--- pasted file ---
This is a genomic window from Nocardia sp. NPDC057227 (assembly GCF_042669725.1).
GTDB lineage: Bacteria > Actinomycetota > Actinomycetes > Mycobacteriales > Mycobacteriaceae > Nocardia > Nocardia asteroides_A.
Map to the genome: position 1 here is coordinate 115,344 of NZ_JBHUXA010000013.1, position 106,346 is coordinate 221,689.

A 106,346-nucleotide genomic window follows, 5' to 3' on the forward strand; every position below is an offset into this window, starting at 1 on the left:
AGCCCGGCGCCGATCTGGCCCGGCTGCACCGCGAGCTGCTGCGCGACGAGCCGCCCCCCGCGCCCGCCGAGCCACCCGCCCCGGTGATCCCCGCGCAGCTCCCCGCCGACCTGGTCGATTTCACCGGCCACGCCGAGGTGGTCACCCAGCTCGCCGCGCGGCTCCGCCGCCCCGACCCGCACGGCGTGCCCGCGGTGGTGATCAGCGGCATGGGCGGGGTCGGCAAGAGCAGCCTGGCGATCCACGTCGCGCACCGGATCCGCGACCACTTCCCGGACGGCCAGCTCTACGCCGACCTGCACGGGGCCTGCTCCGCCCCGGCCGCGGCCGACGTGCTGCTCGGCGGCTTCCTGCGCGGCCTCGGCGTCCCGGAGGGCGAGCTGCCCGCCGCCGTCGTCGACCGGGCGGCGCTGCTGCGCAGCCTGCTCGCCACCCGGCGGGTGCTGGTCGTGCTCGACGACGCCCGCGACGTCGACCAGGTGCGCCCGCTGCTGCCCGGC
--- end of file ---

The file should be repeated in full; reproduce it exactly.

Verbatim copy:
This is a genomic window from Nocardia sp. NPDC057227 (assembly GCF_042669725.1).
GTDB lineage: Bacteria > Actinomycetota > Actinomycetes > Mycobacteriales > Mycobacteriaceae > Nocardia > Nocardia asteroides_A.
Map to the genome: position 1 here is coordinate 115,344 of NZ_JBHUXA010000013.1, position 106,346 is coordinate 221,689.

A 106,346-nucleotide genomic window follows, 5' to 3' on the forward strand; every position below is an offset into this window, starting at 1 on the left:
AGCCCGGCGCCGATCTGGCCCGGCTGCACCGCGAGCTGCTGCGCGACGAGCCGCCCCCCGCGCCCGCCGAGCCACCCGCCCCGGTGATCCCCGCGCAGCTCCCCGCCGACCTGGTCGATTTCACCGGCCACGCCGAGGTGGTCACCCAGCTCGCCGCGCGGCTCCGCCGCCCCGACCCGCACGGCGTGCCCGCGGTGGTGATCAGCGGCATGGGCGGGGTCGGCAAGAGCAGCCTGGCGATCCACGTCGCGCACCGGATCCGCGACCACTTCCCGGACGGCCAGCTCTACGCCGACCTGCACGGGGCCTGCTCCGCCCCGGCCGCGGCCGACGTGCTGCTCGGCGGCTTCCTGCGCGGCCTCGGCGTCCCGGAGGGCGAGCTGCCCGCCGCCGTCGTCGACCGGGCGGCGCTGCTGCGCAGCCTGCTCGCCACCCGGCGGGTGCTGGTCGTGCTCGACGACGCCCGCGACGTCGACCAGGTGCGCCCGCTGCTGCCCGGC